Computer Security Basics for Small Businesses
Let’s say that you’re running a small business and are worried about computer security. What are some basic precautions you can do to protect yourself? Because, let’s face it, you’re busy keeping your business running, and don’t have a lot of time or energy to devote to computer security.
Here are some relatively simple precautions you can take to blunt many of the most common cyber security risks.
1. Ensure physical security of your offices and computers
As a small business, one big risk is the physical security of your office. Criminals have been known to target small businesses and break into offices to steal projectors and computers so that they can resell them on the gray market.
While you cannot prevent all theft, you can certainly make it harder through a few straightforward practices. These include having secured laptop cables that people can use to lock their computers to their desks, having important computers locked inside of a server rack, and making sure that your office doors are properly closed and locked at the end of each day.
2. Make use of online banking features to improve security
Many online banking services offer features to help with security. For example, a few banks offer two-factor authentication to minimize risks of stolen passwords. Many other banks offer notifications on large money transfers (over email or SMS), making it easier to be aware if there are any unusual transfers.
3. Use encryption on any WiFi access points you have
WiFi is useful not just because it lets you be wireless, but also because it offers Network Address Translation (also known as NAT). The nice thing about NAT is that it makes it harder for remote computers to directly connect to your computer, minimizing potential risks of automated breaches.
However, be sure to put passwords on your WiFi access points, to make it harder to intruders to snoop on what you are doing. Note that all WiFi routers have two different passwords. The first is an administrator password, and it lets you login and configure the router. Newer WiFi access points have passwords set by default, but a lot of older routers have well-known default usernames and passwords (for example username “admin” and password “password”) that would make it trivial for anyone to break into your office’s network.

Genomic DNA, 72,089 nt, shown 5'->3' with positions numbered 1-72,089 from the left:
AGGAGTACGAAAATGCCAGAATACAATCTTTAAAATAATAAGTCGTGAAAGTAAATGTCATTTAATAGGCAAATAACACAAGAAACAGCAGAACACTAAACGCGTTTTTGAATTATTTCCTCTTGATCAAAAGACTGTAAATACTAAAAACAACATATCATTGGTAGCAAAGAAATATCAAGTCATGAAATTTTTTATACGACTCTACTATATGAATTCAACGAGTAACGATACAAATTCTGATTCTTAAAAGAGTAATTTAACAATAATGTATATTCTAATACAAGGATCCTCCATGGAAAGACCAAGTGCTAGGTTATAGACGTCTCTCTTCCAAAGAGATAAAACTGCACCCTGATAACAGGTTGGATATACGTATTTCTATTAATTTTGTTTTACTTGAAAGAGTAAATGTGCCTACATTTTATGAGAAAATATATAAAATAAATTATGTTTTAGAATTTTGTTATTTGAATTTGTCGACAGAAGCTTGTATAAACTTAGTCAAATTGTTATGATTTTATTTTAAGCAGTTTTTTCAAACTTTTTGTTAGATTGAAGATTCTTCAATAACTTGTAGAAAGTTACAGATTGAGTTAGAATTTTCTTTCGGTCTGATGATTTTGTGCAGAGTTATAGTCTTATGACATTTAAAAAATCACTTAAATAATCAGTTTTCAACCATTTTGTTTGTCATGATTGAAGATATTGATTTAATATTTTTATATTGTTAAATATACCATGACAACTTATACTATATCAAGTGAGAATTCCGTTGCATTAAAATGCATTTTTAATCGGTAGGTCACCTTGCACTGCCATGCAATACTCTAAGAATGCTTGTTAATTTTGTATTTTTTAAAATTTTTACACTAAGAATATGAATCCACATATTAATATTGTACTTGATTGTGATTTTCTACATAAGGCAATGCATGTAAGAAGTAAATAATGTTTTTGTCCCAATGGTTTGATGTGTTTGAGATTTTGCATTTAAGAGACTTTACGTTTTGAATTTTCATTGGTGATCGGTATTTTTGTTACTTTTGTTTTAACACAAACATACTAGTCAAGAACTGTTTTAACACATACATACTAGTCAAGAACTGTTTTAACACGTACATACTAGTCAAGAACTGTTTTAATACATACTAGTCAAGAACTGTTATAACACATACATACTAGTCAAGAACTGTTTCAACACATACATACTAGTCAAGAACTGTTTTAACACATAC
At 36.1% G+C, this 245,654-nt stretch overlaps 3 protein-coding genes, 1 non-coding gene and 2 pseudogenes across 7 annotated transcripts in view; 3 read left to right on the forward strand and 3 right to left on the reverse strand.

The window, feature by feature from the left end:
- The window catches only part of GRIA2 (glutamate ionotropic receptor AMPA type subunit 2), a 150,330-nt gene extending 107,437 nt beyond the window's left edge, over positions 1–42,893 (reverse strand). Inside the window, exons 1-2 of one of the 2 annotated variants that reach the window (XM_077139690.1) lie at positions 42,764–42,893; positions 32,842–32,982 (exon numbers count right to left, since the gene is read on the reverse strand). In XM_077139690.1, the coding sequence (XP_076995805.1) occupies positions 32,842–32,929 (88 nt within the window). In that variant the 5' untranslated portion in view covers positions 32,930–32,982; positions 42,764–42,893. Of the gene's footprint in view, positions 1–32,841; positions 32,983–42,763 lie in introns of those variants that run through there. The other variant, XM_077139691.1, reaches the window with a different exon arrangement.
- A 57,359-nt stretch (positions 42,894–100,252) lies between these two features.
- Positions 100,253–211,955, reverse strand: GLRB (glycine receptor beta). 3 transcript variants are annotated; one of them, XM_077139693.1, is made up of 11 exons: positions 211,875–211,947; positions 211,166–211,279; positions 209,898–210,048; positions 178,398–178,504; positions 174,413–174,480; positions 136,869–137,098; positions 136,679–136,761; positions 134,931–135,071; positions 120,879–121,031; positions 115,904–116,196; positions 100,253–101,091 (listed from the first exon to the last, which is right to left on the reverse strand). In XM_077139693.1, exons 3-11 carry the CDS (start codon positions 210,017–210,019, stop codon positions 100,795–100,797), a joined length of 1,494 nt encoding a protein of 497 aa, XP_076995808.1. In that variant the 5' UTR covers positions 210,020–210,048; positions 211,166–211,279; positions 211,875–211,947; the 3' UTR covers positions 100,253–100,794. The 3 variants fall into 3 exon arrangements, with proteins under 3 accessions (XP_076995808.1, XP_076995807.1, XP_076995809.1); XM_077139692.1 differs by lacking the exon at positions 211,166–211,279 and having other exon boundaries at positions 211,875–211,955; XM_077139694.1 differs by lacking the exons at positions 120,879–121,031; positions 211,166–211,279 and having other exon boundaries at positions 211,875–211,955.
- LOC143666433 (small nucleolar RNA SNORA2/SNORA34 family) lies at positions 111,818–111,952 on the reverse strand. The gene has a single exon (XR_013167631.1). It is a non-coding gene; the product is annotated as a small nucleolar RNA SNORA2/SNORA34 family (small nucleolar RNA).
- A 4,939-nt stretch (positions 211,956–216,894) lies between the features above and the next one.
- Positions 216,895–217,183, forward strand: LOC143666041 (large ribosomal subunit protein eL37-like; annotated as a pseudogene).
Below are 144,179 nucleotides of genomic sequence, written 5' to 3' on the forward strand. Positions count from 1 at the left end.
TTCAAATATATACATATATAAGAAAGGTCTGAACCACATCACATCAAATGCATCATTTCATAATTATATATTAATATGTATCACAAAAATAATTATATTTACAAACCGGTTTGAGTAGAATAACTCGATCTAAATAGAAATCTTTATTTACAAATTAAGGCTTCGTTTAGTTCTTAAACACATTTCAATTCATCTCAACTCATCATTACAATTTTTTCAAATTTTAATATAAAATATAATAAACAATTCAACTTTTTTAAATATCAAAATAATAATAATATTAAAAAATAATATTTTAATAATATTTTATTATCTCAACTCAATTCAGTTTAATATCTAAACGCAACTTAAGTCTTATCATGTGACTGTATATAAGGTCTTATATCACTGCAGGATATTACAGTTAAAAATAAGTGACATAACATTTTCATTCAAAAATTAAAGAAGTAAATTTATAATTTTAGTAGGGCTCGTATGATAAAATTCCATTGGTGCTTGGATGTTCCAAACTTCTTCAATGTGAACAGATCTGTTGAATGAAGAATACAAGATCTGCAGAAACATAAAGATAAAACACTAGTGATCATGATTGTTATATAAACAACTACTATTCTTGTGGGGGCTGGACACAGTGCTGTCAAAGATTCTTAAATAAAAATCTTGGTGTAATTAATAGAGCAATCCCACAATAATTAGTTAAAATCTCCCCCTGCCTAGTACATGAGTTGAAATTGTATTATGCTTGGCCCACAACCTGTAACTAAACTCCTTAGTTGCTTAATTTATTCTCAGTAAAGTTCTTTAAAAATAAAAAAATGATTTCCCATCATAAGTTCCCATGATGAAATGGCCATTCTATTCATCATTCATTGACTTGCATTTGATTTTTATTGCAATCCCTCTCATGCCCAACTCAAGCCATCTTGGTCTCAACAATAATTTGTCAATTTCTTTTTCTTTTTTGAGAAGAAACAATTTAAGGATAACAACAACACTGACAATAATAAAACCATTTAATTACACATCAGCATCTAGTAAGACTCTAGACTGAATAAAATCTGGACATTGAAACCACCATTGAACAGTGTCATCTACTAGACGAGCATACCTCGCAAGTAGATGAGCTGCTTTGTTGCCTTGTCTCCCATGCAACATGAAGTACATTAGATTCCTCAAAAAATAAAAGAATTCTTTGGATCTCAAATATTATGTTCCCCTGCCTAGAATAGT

The second password is for WiFi encryption, and it lets you (and your employees) use your WiFi router to access the Internet. Sometimes, on older routers, there isn’t a WiFi encryption password, meaning that anyone can use your WiFi to access the Internet. If this is the case, you should turn encryption on and create a password that can be shared with people you trust.
4. Teach your employees about phishing and malware
A 2011 report by Microsoft stated that most malware attacks require some kind of user interaction, such as clicking on a link, agreeing to install some software, or plugging in a USB key. The same is true for phishing attacks as well, in that the goal of phishing is to trick people into sharing sensitive information.
As such, it is critical to make sure that your employees know how to identify and avoid these kinds of attacks. Some basic steps here can help. For example, don’t install software that you weren’t expecting to install. Example tricks include fake video software, fake bank software that pretends to protect your bank account, and fake anti-virus software that pretend to protect your computer.
As another example, don’t click on links in email that seem strange. If the email seems phrased funny, or just feels off, then look at who the email is from as well as the URL of where the link goes to. Remember, it’s easy for a thief to create fake emails, and many of them have succeeded in stealing money from small businesses by tricking the person reading the email.
5. Back up your data
Everyone knows that they should back up their data, but very few people actually do it on a regular schedule. This is why it’s useful to use some software or online services that can periodically back up your data. Just do a search and you’ll find plenty of options. The worst time to wish that you had backed up your data is right after you’ve lost it.